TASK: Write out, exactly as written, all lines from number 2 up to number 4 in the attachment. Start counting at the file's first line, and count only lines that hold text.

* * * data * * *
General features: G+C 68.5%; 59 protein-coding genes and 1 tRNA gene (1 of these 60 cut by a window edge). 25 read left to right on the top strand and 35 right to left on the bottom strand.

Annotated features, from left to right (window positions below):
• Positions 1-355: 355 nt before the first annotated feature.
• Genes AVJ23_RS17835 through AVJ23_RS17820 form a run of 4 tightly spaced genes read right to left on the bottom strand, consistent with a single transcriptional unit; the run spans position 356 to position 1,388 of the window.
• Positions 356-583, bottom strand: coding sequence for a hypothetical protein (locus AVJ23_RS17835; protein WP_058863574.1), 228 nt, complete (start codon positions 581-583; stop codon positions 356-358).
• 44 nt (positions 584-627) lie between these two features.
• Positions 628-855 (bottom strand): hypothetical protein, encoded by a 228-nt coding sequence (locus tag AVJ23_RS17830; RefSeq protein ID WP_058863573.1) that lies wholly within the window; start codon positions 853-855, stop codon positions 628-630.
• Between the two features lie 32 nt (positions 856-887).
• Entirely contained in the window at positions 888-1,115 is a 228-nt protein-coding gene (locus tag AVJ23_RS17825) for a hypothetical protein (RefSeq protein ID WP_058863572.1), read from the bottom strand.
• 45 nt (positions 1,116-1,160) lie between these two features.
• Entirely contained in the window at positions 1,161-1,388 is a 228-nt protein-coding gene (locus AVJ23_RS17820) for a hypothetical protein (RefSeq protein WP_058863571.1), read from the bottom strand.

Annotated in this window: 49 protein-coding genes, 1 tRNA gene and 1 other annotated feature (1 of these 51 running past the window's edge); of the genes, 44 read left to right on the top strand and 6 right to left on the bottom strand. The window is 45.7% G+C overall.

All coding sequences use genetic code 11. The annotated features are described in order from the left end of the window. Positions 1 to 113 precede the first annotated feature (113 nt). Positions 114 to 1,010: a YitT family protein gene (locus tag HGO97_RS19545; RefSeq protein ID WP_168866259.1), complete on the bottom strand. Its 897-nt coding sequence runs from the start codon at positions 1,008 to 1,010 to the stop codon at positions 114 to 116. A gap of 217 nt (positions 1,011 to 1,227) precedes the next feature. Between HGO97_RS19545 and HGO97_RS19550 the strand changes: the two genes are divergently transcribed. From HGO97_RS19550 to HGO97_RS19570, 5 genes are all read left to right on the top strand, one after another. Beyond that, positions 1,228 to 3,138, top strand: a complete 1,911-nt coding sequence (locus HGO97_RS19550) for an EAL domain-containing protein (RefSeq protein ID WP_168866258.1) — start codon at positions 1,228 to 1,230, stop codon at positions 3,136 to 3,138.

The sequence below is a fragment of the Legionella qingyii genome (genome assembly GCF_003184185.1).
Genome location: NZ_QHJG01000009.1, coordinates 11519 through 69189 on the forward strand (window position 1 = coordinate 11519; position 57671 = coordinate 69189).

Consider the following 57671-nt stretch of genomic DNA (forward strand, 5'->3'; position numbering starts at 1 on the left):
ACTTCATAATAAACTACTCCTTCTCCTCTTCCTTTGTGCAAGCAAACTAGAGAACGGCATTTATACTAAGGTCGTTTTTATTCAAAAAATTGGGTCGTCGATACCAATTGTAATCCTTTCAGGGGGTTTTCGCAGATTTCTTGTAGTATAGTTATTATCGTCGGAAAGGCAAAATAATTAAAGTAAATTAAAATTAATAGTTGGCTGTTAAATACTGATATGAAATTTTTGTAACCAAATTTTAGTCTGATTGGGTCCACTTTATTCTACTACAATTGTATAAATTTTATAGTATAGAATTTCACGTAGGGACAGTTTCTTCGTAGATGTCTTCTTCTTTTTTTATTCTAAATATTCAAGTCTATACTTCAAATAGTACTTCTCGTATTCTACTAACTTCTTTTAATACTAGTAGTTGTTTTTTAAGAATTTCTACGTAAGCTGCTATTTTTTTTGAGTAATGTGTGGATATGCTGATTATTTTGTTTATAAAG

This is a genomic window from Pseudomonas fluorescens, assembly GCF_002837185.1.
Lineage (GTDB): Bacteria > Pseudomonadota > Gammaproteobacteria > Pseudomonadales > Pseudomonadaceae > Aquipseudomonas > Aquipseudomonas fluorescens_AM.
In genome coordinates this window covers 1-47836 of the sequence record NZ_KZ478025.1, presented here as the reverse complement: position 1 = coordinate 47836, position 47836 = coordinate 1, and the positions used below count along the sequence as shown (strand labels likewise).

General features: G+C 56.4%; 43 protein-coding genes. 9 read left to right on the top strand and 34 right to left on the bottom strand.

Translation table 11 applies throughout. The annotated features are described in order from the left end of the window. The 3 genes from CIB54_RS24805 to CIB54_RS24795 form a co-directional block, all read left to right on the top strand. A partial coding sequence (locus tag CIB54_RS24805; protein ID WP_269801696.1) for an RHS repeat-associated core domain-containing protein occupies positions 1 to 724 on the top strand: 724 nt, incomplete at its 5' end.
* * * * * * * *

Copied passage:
Annotated features, from left to right (window positions below):
• Positions 1-355: 355 nt before the first annotated feature.
• Genes AVJ23_RS17835 through AVJ23_RS17820 form a run of 4 tightly spaced genes read right to left on the bottom strand, consistent with a single transcriptional unit; the run spans position 356 to position 1,388 of the window.